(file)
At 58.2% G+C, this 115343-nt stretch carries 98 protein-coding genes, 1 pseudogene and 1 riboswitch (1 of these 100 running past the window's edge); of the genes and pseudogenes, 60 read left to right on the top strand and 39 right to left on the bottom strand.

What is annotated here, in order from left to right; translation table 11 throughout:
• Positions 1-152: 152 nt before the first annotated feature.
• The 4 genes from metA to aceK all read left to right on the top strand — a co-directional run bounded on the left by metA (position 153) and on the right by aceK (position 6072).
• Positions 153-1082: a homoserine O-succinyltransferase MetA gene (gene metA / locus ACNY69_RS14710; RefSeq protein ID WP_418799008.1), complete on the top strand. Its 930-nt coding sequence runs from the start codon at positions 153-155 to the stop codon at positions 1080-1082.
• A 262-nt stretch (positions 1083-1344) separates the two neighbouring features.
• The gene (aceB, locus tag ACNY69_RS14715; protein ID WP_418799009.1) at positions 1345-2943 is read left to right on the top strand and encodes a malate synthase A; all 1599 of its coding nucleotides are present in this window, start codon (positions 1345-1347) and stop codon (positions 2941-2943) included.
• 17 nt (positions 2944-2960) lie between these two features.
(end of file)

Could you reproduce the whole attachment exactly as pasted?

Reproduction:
At 58.2% G+C, this 115343-nt stretch carries 98 protein-coding genes, 1 pseudogene and 1 riboswitch (1 of these 100 running past the window's edge); of the genes and pseudogenes, 60 read left to right on the top strand and 39 right to left on the bottom strand.

What is annotated here, in order from left to right; translation table 11 throughout:
• Positions 1-152: 152 nt before the first annotated feature.
• The 4 genes from metA to aceK all read left to right on the top strand — a co-directional run bounded on the left by metA (position 153) and on the right by aceK (position 6072).
• Positions 153-1082: a homoserine O-succinyltransferase MetA gene (gene metA / locus ACNY69_RS14710; RefSeq protein ID WP_418799008.1), complete on the top strand. Its 930-nt coding sequence runs from the start codon at positions 153-155 to the stop codon at positions 1080-1082.
• A 262-nt stretch (positions 1083-1344) separates the two neighbouring features.
• The gene (aceB, locus tag ACNY69_RS14715; protein ID WP_418799009.1) at positions 1345-2943 is read left to right on the top strand and encodes a malate synthase A; all 1599 of its coding nucleotides are present in this window, start codon (positions 1345-1347) and stop codon (positions 2941-2943) included.
• 17 nt (positions 2944-2960) lie between these two features.